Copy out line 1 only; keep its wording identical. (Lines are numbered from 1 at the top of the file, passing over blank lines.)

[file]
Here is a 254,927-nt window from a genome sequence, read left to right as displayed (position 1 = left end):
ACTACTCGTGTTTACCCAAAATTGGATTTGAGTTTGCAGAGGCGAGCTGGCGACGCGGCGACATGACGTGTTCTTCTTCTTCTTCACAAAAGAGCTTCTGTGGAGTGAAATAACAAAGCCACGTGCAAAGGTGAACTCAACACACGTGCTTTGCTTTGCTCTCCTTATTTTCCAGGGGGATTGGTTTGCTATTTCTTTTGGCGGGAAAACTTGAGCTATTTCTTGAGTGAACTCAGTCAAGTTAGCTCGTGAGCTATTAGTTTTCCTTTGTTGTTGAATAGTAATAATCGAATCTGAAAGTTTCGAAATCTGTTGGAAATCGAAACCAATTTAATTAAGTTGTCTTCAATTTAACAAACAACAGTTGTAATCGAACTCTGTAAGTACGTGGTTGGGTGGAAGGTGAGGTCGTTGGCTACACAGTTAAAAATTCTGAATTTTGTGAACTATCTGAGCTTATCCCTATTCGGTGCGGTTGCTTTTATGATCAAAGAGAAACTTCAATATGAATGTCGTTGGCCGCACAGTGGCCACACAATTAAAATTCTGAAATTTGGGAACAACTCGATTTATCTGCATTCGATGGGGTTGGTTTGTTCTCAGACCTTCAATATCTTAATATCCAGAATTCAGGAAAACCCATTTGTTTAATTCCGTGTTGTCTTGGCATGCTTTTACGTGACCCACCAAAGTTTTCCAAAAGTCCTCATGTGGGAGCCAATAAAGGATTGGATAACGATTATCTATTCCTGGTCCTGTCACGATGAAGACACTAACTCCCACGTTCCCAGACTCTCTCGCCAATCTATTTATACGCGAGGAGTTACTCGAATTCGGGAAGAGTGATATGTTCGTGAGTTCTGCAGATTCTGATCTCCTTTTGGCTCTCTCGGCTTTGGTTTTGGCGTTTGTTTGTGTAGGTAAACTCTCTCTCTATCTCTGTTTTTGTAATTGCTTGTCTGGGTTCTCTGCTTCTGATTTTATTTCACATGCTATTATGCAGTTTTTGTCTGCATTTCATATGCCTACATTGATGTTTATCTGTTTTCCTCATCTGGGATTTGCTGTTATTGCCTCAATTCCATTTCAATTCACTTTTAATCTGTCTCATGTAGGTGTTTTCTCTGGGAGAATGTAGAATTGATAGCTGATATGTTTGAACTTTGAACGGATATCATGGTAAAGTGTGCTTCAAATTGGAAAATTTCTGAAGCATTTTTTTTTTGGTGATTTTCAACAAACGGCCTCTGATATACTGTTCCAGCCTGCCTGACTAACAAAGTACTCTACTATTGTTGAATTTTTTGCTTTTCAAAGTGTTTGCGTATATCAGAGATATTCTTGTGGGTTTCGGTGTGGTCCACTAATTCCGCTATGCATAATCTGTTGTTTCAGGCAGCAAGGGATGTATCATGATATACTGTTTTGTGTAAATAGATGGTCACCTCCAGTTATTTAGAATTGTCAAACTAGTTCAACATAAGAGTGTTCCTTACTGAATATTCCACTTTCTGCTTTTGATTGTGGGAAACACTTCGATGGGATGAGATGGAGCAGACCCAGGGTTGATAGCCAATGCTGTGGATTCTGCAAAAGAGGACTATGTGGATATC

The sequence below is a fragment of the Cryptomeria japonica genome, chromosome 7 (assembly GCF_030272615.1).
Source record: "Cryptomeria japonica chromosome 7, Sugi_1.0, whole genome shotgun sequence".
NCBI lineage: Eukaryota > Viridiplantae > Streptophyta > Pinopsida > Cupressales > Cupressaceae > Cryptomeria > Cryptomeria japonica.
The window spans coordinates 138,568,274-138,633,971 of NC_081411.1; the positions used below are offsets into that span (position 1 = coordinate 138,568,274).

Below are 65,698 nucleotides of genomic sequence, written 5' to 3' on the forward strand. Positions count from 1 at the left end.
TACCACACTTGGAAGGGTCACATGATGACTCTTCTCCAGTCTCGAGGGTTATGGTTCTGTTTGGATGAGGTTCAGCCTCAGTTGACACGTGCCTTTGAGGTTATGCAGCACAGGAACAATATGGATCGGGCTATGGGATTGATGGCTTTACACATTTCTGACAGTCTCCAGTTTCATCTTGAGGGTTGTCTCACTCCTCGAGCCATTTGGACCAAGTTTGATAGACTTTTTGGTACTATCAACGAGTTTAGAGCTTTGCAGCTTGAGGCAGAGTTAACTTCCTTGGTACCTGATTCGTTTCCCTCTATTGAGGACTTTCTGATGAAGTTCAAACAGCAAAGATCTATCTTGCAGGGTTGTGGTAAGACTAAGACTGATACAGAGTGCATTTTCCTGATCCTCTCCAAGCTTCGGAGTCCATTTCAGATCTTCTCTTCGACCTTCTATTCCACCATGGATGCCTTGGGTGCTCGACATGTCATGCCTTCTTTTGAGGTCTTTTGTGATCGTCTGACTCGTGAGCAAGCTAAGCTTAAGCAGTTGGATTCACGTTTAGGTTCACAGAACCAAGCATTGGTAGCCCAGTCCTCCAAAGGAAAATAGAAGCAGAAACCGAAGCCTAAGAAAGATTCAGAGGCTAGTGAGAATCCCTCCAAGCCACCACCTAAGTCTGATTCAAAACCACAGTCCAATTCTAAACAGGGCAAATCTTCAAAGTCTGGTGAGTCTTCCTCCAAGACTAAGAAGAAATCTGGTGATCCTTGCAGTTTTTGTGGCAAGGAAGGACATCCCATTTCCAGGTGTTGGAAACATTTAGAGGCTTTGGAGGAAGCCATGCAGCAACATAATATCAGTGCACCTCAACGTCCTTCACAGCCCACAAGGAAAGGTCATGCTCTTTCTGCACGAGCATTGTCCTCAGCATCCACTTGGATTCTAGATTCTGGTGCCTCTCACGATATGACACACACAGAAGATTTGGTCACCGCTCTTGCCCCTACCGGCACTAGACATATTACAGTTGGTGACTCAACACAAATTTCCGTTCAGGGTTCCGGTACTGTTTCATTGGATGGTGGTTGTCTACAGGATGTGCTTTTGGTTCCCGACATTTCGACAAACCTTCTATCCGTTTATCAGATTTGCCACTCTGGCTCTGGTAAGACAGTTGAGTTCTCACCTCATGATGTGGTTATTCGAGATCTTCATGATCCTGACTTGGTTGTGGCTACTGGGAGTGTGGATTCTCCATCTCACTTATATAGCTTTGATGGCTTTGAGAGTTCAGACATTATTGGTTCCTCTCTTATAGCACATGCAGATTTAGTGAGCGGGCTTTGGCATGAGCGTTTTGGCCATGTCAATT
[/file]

Here is a 254,927-nt window from a genome sequence, read left to right as displayed (position 1 = left end):